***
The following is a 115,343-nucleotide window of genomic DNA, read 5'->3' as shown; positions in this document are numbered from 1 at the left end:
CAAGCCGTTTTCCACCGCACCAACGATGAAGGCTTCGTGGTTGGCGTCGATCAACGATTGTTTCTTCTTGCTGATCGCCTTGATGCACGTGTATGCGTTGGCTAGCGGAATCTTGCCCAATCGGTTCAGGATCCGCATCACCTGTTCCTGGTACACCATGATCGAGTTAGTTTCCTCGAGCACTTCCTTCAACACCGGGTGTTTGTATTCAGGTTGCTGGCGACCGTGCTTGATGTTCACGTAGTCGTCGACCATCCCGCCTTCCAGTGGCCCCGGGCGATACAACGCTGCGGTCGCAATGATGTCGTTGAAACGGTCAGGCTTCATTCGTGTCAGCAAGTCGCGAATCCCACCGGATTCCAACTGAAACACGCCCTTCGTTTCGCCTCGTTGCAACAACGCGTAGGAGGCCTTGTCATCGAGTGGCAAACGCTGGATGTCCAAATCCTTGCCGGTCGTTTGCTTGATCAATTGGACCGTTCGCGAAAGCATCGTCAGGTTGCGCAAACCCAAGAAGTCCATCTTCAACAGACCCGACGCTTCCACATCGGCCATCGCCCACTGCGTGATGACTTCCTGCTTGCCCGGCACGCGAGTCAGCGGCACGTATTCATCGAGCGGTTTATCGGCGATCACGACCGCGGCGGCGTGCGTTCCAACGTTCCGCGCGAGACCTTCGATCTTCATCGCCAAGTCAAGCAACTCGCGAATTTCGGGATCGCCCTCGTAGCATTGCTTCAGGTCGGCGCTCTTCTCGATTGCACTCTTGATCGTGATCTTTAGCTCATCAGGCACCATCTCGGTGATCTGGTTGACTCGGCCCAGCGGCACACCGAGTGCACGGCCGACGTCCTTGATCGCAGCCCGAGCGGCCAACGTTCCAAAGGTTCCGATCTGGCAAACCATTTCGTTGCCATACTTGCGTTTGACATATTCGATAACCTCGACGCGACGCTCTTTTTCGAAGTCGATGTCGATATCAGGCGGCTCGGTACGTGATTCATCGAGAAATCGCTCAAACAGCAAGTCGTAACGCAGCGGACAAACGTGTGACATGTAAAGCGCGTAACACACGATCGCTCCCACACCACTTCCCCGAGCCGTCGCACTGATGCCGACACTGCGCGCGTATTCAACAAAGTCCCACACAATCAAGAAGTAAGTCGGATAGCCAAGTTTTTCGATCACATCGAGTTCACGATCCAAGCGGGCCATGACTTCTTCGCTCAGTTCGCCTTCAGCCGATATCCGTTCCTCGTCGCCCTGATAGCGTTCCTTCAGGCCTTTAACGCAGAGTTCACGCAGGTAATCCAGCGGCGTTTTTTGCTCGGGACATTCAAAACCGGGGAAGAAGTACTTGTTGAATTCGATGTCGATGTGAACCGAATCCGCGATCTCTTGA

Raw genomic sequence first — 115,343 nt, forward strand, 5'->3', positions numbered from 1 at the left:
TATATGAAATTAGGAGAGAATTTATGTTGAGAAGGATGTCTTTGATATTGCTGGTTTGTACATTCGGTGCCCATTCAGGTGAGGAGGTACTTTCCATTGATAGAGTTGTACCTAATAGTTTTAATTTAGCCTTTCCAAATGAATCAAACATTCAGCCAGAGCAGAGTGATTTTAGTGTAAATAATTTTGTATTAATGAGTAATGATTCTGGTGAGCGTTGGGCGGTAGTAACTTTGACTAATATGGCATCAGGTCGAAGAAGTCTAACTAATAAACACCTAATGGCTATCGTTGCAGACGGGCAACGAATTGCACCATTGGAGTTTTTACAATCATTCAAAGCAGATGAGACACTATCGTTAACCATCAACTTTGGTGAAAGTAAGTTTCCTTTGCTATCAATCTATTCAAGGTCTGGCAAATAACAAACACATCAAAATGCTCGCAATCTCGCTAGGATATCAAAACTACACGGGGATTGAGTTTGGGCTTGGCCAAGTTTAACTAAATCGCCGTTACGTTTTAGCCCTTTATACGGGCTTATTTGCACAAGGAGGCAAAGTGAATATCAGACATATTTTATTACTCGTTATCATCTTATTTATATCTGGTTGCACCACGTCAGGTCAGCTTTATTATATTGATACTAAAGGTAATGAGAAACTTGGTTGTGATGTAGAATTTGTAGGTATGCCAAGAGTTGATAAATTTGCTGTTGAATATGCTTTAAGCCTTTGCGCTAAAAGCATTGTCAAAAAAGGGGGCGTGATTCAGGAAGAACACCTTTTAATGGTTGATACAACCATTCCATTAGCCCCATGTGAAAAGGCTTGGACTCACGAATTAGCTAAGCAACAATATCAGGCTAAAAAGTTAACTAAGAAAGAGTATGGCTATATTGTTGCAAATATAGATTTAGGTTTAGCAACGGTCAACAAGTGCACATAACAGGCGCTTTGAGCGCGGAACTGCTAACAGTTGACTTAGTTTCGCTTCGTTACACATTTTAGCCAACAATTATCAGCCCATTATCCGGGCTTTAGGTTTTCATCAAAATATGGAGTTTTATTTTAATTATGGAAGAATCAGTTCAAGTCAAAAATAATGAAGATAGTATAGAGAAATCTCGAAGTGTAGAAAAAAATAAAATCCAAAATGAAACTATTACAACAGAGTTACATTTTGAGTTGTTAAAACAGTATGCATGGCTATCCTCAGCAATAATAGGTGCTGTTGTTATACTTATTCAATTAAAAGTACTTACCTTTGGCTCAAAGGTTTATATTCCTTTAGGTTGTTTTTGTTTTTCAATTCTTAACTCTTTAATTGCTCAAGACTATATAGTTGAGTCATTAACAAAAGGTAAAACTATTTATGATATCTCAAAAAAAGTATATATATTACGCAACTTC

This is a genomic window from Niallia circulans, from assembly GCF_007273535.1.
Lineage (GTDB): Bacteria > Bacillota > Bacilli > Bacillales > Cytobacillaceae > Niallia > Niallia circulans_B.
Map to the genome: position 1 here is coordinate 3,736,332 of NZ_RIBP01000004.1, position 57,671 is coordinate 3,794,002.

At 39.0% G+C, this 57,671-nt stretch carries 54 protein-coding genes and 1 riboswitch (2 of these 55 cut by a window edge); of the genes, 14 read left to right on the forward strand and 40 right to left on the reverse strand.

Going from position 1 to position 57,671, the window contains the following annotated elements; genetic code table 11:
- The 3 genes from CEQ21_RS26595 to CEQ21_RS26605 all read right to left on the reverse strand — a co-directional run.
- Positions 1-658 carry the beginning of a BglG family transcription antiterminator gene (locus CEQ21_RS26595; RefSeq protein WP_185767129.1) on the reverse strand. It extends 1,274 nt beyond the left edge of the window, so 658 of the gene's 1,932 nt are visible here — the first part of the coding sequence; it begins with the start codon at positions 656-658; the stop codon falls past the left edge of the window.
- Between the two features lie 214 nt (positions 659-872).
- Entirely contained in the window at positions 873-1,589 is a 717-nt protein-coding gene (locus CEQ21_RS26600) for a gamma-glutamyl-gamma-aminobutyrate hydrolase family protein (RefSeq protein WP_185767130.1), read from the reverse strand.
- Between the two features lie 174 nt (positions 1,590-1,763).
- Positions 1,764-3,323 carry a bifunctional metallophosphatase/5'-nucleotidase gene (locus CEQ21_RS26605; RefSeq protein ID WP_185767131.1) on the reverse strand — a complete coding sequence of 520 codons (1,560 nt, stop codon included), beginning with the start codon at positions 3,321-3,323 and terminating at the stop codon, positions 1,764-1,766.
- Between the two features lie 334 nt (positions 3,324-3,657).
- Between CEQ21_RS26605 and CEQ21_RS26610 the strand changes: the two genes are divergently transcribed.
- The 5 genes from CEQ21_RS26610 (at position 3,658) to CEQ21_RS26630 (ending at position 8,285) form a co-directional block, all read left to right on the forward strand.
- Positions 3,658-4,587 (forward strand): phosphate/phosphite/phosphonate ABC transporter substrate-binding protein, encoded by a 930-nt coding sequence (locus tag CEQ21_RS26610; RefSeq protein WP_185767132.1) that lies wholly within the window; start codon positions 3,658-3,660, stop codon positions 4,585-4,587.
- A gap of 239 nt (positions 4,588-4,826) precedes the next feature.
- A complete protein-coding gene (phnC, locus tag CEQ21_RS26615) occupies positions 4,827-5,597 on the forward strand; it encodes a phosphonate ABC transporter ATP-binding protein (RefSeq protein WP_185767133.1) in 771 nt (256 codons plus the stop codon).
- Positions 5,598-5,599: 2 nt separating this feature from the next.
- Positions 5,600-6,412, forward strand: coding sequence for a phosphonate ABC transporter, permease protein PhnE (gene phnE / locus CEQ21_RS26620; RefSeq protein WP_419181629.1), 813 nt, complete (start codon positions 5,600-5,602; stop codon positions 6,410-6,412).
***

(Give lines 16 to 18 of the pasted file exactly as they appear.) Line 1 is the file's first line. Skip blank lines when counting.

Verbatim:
- Between the two features lie 334 nt (positions 3,324-3,657).
- Between CEQ21_RS26605 and CEQ21_RS26610 the strand changes: the two genes are divergently transcribed.
- The 5 genes from CEQ21_RS26610 (at position 3,658) to CEQ21_RS26630 (ending at position 8,285) form a co-directional block, all read left to right on the forward strand.